BMO Harris launches suite of services for affluent seniors

By Kate McCaffery | May 5, 2005 | Last updated on May 5, 2005
3 min read

(May 5, 2005) Financial planning competition in the country just got a little bit more intense with BMO Harris Private Banking publicly launching their new lineup of services for affluent seniors.

Known as enCircle, the wealth management program aims to help seniors and their adult children cope with lifestyle changes that inevitably come with aging. Seniors who have at least $500,000 in investable assets with the bank can make arrangements to have everything taken care of for them, from bill payments to estate planning and wealth management.

The program is backed up by a team of chartered financial analysts and portfolio managers, trust professionals who can work on estate and wealth transition planning and traditional financial services like basic banking.

In some ways, the program bears similarities to family office services in the United States that cater to ultra high-net-worth clients. “I wouldn’t want it to be positioned as a financial office type of service. The financial office really organizes the life of a wealthy family at a much higher level,” says Terry Jenkins, executive managing director of BMO Harris Private Banking. “This is more for the high-net-worth segment. The family office is for the very wealthy families in the industry. However, it does many of the same things. The philosophy’s the same. We would organize their bill payments, help make their day to day life easier, organize their income, that type of thing, but not to the same level that the family office would.”

He says simply organizing income flow with assets accumulated in different places over the course of a senior’s lifetime can be a challenge. The exercise isn’t any easier for adult children charged with the task.

“The clients that have come on board since this was first made available in January, over half of the people we are working with are the middle-aged children, the adult children,” says Jean Blacklock, managing director, personal trust services, at BMO Harris Private Banking.

Since making the plan available internally, Jenkins says the program has reached 80% of the company’s annual objectives.

“The early acceptance has been excellent,” he says. Wider statistics also seem to support the bank’s endeavor. According to sources on the enCircle advisory board, comprised of health professionals and geriatric specialists, Canada’s 65-plus population of approximately 3.5 million people is projected to double by 2020.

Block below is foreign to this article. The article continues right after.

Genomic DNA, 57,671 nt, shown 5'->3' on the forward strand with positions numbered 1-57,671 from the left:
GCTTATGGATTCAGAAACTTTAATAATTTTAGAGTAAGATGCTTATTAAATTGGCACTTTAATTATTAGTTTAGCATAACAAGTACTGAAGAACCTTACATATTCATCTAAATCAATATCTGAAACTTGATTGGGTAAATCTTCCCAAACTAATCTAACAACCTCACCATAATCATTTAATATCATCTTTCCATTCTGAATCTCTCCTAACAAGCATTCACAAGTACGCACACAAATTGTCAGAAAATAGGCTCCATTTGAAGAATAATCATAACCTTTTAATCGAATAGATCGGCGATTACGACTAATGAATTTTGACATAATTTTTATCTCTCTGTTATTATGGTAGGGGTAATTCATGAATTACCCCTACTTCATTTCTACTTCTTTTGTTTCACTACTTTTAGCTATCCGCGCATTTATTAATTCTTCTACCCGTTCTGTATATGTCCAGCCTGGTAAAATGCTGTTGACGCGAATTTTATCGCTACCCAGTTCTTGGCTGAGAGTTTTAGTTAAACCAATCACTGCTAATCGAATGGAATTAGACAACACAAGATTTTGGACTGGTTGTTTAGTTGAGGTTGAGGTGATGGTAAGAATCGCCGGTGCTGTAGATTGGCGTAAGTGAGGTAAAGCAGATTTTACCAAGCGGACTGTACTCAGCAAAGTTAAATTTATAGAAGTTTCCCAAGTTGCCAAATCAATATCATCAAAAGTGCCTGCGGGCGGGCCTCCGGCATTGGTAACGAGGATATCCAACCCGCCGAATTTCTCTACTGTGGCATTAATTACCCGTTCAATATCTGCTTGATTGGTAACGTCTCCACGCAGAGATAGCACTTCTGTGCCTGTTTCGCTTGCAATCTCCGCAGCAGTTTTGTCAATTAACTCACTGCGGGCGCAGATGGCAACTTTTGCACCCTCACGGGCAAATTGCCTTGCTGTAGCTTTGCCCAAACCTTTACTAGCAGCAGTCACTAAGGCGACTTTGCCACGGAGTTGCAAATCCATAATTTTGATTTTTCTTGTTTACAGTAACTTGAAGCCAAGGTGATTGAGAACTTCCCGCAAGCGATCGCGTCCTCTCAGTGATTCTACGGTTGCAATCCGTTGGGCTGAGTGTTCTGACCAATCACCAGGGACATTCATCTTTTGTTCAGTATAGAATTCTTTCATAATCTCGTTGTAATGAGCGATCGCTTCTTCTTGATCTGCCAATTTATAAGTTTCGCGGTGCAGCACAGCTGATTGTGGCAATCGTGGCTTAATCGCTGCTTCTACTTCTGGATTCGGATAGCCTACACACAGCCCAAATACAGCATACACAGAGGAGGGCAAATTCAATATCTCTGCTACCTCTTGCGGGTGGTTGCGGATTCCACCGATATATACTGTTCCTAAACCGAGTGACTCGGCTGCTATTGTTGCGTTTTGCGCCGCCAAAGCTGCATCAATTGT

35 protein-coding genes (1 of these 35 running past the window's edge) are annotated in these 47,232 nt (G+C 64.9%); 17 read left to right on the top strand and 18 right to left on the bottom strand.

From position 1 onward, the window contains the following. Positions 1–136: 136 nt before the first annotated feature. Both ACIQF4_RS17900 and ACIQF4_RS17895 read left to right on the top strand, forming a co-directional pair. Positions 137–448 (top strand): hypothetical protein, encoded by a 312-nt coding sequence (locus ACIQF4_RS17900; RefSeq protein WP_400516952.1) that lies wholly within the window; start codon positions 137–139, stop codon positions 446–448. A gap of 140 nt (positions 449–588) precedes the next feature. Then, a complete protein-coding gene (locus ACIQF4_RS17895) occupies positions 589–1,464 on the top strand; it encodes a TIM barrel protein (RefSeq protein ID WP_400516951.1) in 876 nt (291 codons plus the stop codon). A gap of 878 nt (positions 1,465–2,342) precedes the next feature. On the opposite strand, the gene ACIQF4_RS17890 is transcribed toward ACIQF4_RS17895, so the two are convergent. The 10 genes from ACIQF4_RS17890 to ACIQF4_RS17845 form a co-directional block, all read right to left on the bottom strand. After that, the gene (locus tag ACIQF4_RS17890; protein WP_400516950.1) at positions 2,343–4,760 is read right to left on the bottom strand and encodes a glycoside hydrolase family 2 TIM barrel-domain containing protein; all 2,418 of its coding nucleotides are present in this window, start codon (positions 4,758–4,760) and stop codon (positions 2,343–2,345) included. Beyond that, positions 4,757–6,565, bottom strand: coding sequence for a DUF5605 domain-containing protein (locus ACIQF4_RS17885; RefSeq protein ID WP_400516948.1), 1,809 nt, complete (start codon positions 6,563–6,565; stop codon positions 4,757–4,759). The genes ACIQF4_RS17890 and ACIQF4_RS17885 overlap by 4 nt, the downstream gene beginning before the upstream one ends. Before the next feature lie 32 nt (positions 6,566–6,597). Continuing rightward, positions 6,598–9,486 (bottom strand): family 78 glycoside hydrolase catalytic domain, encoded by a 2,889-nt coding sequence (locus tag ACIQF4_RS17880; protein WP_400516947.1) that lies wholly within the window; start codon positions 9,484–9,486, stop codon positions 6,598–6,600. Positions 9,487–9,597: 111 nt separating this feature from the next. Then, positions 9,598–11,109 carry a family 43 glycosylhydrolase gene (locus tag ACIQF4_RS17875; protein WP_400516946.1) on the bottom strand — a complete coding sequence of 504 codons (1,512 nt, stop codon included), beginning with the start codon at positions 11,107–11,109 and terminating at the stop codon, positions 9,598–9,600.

“Canada’s population is increasing slowly. So it’s not that we’re going to wake up one day and find our population has doubled and therefore we’re going to panic about that, but there is some cause for concern,” says Dr. Margaret MacAdam, president of Age Advantage, associate professor in the faculty of social work at University of Toronto and part of the enCircle advisory board. She says costs for most of the services that people need to stay at home in their community will likely go up relative to the economy’s performance, but the big issue people face will likely be a shortage of health services professionals.

To help adult children find the right services for their aging parents, the bank also aspires to provide healthcare resources, knowledge and referrals to consultants who can help identify lifestyle needs and suppliers.

“We’re not in health or home care,” Blacklock says. “So we assembled and advisory counsel of Canada’s leading geriatricians, a very senior person from the nursing profession and Margaret [MacAdam], who is a very senior professional in the area of social policy. This group will help us sift through information and allow us to provide clients with a credible place to start.”

The enCircle program, in development since February 2004, is part of the bank’s expansion programs it began in the last five years. Other programs the company recently developed include philanthropic services, succession planning and wealth transition planning.

Filed by Kate McCaffery,


Kate McCaffery